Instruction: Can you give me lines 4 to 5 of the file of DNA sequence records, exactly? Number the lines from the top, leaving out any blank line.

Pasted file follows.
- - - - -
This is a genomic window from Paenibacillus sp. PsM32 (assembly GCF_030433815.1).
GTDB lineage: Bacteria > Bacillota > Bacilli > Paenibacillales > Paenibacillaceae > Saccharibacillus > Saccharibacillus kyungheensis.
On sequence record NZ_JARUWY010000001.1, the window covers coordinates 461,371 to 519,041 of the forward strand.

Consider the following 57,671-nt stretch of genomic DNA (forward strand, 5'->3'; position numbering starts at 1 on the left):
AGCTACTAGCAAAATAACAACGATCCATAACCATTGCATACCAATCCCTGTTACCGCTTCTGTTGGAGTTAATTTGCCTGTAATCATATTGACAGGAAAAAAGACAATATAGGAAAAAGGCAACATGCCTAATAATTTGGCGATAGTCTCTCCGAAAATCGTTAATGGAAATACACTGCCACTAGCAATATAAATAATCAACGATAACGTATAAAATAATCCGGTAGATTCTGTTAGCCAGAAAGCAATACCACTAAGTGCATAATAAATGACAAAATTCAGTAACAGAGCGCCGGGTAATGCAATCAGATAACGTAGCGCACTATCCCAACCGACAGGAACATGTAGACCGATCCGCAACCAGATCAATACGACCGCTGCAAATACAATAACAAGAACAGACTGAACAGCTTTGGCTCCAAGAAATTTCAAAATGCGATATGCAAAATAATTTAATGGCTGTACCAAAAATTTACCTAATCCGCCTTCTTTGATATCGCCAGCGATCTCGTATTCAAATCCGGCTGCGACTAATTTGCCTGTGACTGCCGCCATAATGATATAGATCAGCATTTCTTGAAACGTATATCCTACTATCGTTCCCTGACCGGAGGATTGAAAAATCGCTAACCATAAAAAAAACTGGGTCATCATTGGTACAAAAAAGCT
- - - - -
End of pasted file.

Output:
Consider the following 57,671-nt stretch of genomic DNA (forward strand, 5'->3'; position numbering starts at 1 on the left):
AGCTACTAGCAAAATAACAACGATCCATAACCATTGCATACCAATCCCTGTTACCGCTTCTGTTGGAGTTAATTTGCCTGTAATCATATTGACAGGAAAAAAGACAATATAGGAAAAAGGCAACATGCCTAATAATTTGGCGATAGTCTCTCCGAAAATCGTTAATGGAAATACACTGCCACTAGCAATATAAATAATCAACGATAACGTATAAAATAATCCGGTAGATTCTGTTAGCCAGAAAGCAATACCACTAAGTGCATAATAAATGACAAAATTCAGTAACAGAGCGCCGGGTAATGCAATCAGATAACGTAGCGCACTATCCCAACCGACAGGAACATGTAGACCGATCCGCAACCAGATCAATACGACCGCTGCAAATACAATAACAAGAACAGACTGAACAGCTTTGGCTCCAAGAAATTTCAAAATGCGATATGCAAAATAATTTAATGGCTGTACCAAAAATTTACCTAATCCGCCTTCTTTGATATCGCCAGCGATCTCGTATTCAAATCCGGCTGCGACTAATTTGCCTGTGACTGCCGCCATAATGATATAGATCAGCATTTCTTGAAACGTATATCCTACTATCGTTCCCTGACCGGAGGATTGAAAAATCGCTAACCATAAAAAAAACTGGGTCATCATTGGTACAAAAAAGCT